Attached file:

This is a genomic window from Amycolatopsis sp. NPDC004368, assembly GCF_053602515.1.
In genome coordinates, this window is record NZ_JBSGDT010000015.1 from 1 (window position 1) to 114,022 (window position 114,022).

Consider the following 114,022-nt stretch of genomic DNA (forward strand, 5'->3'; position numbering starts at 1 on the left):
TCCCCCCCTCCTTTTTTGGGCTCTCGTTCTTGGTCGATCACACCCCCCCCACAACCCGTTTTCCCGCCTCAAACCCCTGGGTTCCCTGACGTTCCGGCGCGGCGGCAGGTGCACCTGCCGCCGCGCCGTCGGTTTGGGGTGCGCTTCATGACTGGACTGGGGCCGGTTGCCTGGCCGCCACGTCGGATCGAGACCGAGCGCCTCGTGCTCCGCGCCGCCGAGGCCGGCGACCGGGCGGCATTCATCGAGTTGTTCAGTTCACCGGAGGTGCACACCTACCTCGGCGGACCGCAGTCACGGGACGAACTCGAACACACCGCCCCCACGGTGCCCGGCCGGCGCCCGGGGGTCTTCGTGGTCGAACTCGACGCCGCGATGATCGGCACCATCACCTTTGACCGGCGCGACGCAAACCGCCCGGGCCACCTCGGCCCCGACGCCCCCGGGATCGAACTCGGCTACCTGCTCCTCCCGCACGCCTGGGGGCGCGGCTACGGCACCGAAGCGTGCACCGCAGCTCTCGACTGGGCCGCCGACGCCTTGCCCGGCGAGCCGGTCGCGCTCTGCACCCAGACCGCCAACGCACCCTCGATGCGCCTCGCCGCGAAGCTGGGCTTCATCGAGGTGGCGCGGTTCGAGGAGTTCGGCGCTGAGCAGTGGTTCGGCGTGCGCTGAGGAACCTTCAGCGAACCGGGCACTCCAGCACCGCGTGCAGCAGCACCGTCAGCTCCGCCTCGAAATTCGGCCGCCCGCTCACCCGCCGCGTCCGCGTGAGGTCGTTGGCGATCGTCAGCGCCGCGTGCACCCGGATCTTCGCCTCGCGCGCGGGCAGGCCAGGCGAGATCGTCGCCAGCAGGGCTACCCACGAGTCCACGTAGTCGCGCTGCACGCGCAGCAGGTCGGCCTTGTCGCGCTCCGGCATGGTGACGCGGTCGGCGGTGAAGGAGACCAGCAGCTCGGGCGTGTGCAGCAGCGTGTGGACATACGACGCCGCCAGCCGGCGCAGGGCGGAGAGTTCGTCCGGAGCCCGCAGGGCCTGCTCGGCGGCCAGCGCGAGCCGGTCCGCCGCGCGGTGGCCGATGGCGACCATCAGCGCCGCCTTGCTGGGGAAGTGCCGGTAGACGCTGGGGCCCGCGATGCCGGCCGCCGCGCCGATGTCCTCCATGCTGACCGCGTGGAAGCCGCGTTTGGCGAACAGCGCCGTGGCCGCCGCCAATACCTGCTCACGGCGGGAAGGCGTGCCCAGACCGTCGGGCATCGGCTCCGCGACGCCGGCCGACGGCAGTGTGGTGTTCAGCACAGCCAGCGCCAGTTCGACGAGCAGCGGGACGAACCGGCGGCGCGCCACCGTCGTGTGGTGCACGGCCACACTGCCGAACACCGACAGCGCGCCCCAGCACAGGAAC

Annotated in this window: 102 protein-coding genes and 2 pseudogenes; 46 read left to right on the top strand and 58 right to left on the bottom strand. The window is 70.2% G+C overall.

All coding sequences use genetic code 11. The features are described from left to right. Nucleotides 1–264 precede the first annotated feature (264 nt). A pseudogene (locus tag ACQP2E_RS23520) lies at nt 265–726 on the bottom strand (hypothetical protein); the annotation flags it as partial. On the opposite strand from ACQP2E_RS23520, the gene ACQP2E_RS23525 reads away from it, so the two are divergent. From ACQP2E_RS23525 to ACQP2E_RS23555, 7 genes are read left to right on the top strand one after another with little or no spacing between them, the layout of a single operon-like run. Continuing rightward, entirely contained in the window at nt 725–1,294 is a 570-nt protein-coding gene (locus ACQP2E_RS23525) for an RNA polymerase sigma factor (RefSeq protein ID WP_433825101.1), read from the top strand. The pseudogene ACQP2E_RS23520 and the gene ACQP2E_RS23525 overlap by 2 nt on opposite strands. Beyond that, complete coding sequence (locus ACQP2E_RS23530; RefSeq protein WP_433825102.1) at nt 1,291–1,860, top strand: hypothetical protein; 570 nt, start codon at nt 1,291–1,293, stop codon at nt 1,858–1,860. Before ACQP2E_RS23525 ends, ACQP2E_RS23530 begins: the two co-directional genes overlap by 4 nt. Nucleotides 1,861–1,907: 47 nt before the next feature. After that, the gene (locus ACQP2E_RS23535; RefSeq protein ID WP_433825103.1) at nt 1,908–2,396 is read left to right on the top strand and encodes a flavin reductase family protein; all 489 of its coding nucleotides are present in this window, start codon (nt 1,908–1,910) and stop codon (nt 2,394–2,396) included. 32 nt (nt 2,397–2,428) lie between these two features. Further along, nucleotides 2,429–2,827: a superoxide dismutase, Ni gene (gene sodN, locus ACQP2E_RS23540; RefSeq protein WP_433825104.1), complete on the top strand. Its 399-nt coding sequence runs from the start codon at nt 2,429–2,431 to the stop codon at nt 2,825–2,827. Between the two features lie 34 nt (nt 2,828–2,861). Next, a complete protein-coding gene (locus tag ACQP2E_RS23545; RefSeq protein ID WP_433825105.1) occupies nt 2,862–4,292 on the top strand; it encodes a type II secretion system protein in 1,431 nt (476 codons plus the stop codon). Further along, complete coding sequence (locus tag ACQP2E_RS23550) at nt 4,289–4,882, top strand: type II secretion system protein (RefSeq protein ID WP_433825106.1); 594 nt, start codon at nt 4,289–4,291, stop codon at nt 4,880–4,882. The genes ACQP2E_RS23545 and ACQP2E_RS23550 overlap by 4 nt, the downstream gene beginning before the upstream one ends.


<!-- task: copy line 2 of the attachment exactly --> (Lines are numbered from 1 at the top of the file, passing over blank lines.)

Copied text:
In genome coordinates, this window is record NZ_JBSGDT010000015.1 from 1 (window position 1) to 114,022 (window position 114,022).